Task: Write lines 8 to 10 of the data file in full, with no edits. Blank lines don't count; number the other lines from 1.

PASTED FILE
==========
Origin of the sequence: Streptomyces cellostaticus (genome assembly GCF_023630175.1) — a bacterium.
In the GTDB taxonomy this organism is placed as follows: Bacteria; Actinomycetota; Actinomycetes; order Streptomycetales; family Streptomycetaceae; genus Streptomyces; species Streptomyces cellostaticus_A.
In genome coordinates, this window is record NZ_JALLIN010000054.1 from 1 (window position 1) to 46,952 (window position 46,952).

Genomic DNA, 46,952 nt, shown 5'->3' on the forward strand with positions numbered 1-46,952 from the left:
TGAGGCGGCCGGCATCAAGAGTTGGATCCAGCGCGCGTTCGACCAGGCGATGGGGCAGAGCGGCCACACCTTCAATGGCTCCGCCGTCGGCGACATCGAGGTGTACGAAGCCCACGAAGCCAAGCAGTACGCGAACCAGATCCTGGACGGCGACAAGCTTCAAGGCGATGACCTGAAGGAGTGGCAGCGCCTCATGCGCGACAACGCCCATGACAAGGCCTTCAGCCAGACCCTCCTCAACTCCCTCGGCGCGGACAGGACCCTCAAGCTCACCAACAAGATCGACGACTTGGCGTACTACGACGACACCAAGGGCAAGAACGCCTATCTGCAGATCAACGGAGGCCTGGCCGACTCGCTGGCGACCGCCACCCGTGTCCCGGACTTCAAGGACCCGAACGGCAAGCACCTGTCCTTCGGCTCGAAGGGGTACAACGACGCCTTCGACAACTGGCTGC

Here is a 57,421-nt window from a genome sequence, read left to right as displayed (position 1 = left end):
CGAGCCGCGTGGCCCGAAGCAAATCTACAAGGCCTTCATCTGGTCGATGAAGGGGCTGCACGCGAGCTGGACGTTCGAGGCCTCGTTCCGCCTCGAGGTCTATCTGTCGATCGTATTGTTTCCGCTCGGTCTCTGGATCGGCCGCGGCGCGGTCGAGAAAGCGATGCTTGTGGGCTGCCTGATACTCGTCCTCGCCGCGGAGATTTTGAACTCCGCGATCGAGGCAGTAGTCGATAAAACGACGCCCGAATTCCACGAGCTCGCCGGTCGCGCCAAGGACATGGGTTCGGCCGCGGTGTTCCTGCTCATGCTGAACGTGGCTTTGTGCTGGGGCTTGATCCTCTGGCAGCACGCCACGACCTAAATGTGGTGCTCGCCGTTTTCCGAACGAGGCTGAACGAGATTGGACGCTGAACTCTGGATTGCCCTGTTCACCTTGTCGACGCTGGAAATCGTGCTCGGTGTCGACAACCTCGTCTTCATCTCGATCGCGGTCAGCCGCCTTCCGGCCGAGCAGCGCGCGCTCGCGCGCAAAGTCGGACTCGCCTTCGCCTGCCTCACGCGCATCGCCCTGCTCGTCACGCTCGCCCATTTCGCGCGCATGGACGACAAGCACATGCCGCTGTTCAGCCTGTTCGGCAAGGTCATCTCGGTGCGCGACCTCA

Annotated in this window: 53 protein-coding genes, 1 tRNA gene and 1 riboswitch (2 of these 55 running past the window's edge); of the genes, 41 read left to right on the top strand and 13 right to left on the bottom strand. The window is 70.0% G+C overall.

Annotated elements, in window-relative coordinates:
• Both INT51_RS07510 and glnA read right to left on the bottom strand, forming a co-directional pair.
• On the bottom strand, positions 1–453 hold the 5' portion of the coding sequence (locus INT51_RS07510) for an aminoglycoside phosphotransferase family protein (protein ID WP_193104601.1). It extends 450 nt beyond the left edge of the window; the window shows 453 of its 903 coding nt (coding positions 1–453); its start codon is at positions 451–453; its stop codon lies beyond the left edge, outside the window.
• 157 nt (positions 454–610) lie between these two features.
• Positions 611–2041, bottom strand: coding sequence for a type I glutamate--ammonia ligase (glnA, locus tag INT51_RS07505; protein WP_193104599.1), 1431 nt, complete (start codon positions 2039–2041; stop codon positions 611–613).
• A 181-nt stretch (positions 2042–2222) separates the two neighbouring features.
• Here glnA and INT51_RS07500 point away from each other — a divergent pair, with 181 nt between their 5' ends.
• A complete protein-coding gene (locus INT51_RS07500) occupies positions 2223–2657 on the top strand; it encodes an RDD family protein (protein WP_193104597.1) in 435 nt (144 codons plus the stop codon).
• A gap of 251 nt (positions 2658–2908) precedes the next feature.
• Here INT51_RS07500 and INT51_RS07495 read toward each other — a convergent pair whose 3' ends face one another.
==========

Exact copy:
Annotated in this window: 53 protein-coding genes, 1 tRNA gene and 1 riboswitch (2 of these 55 running past the window's edge); of the genes, 41 read left to right on the top strand and 13 right to left on the bottom strand. The window is 70.0% G+C overall.

Annotated elements, in window-relative coordinates:
• Both INT51_RS07510 and glnA read right to left on the bottom strand, forming a co-directional pair.